Although my own garden has been my centre of activities I have longed to get out and about visiting other gardens. There has been a lot of virtual gardening which has been invaluable in keeping up the nosy garden visitor’s spirits and recently I had another gentle conversation about gardening with Lesley Dolphin (@lesleydolphin) on her afternoon Radio Suffolk programme. This time we talked about how, with the easing of lockdown, garden visiting was now a reality, and I also talked about some of the ‘must do’ things that I was doing in my garden.
During the week prior we had had several days of soft but persistent rain, so my first tip was to do with houseplants. I decided that they all needed a little shower and kicked them outside. So cardamom plants, clivias and some South African bulbs, all spent a couple of days and nights outside. As I was doing this, I realised that some of the South African bulbs need repotting and their compost refreshing… so that is a task for another day. I also put the small collection of three or four orchids outdoors for a short rejuvenating holiday. Now they are all back inside and their foliage has brightened and they are less dusty and second-hand looking.
And I have a new houseplant on the windowledge. This was an unexpected but very welcome thank-you gift from Nell & Green Botanics (@Nellandgreenbotanics on Instagram). It is a Swiss cheese plant with a difference. Instead of deeply cut foliage, the leaves of Monstera obliqua look as if they have been folded and cut out from green tissue. Perhaps Matisse had a hand in making them!
I am set for another stint of seed sowing, this time mainly direct into the soil. I will be clearing some rows of almost-over spinach and broad beans to make way for other sowings. I plan to put in chard, more coriander – just can’t be without this herb – and more lettuce. I am also going to pop a few bean seeds in and around to get a few extra beans, once my first harvest is over. Same with courgettes, although… the courgette glut is something we all encounter annually!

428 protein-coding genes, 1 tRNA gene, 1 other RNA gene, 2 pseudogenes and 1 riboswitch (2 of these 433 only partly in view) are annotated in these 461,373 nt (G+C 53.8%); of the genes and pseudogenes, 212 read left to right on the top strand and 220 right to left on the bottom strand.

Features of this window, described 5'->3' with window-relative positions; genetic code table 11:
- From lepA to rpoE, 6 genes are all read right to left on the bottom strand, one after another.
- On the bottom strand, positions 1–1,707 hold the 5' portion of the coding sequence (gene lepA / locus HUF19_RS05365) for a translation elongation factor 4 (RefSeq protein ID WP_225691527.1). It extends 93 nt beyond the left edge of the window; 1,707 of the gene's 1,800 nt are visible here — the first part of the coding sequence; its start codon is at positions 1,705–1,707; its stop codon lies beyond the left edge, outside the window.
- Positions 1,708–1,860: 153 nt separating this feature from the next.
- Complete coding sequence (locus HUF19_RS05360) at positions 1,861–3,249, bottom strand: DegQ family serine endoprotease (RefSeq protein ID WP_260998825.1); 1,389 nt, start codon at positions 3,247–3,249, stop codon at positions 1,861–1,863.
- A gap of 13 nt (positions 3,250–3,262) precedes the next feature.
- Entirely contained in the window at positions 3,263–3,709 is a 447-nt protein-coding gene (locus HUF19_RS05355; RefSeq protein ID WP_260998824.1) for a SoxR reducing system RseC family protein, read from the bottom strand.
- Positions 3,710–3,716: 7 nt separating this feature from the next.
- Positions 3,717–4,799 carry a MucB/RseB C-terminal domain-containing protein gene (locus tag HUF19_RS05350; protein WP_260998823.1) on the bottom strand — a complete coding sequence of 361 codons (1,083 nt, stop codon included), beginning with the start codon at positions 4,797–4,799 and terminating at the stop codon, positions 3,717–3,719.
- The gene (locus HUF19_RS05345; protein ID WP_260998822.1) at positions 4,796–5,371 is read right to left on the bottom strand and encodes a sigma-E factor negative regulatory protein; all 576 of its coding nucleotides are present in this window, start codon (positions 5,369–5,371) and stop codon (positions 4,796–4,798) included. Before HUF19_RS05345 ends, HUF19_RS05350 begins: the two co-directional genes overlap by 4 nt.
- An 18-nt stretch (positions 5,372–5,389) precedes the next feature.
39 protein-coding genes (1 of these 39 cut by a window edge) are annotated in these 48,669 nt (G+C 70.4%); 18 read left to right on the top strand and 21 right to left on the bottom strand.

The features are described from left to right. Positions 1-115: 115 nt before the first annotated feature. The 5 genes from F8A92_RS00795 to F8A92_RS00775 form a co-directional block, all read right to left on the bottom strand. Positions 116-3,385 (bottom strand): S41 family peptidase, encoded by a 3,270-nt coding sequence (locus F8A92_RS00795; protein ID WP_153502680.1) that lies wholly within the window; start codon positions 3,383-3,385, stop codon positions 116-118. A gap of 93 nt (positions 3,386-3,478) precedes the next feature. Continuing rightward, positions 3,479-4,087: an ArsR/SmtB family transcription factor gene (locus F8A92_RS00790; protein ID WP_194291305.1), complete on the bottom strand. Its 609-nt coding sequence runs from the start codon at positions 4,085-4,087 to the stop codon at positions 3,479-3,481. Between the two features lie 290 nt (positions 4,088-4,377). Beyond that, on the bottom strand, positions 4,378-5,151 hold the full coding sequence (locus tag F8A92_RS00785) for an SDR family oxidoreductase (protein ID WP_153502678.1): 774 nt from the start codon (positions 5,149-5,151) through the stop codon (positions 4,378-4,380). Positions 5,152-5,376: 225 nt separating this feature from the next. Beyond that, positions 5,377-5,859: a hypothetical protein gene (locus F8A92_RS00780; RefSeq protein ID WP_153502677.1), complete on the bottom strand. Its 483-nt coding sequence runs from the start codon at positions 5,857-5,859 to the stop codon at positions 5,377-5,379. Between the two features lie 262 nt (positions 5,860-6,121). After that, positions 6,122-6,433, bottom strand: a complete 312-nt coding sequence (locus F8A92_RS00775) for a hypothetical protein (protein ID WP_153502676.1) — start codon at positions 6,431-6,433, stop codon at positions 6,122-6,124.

My third tip was about watering, which might seem curious since we have just had several days of rain. Even after a good shower I still check that containers are thoroughly watered…
I have had a drive or two recently, mainly to be sure that my car will start… and went into the next door village to me, Long Melford, where the growers and sowers from Sudbury’s Constitution Hill (@growninsuffolk) have the contract to make Long Melford bloom. The approach to the bridge in Long Melford is lined with planters and throughout the village there are large half-barrels that have been planted up by LM volunteers. The great thing about the planters is that they have water reservoirs… and that is the thing with containers… they do need a good water supply.
Another job for this moment is the cutting back of spent blooms from border plants. I have a particular border in mind… it has been lovely with Silene fimbriata, but now the blooms are over and I will give this a fierce chop. The plants around it will get some space and light to thrive and take the stage. Doing this prevents the plants’ seeds from falling and giving me weed-like problems later on.
I also love going round the garden taking the battered (after rain) spent rose heads off… and then seeing the new buds opening a day or two later. Rosa ‘Boscabel’ is highly perfumed but it suffers in the rain and so I made sure that I took off all the spent and damaged blooms to give the remaining abundant buds a chance.
But now that lockdown is easing you can get out of your own garden and visit others or meet friends in a garden. The National Gardens Scheme announced that some of its venues are opening on a ticketed and timed basis, sadly without tea and cakes for the moment. Last weekend I decided I had to get out and do just that (all visits have to be booked and paid for online at ngs.org.uk and are for a specific time slot).
I arranged to meet two friends whom I had not seen since March at Holm House. It felt ‘nearly normal’ to walk round a garden for an hour with them. The sun shone and the garden looked splendid… and it was so good to be with friends once more, albeit at a social distance.
Five NGS Gardens open in Suffolk the weekend of 20 and 21 June 2020
Book your ticket at ngs.org.uk.
Saturday 20 June 2020
Brambly Hedge, Lowestoft Road, Beccles Suffolk NR34 7DE – slots can be booked commencing 10.30am.
Sunday 21 June 2020
246 Ferry Road, Felixstowe, Suffolk IP11 9RU – slots from 11am.
Paget House, Back Road, Middleton, Saxmundham, Suffolk IP17 3NY – slots from 2pm.
The Old Rectory, Church Lane, Kirton, Suffolk IP10 0PT – slots from 12noon
Great Bevills, Sudbury Road, Bures, Suffolk CO8 5JW – slots from 2pm.
Plant Heritage Webinars
During lockdown there have been so many ways to enjoy gardens and gardening without leaving my own home and garden.
Plant Heritage, the garden plant conservation and research charity, has been holding webinars on specific plants. Recent subjects include Irises with Suffolk’s Sarah Cook, who holds the National Collection of Cedric Morris Irises, and Ravishing Roses.
The next one, on 24 June 2020, is on peonies led by peony experts Claire Austin and Caroline Stone. Book at Plant Heritage. Tickets are £4.
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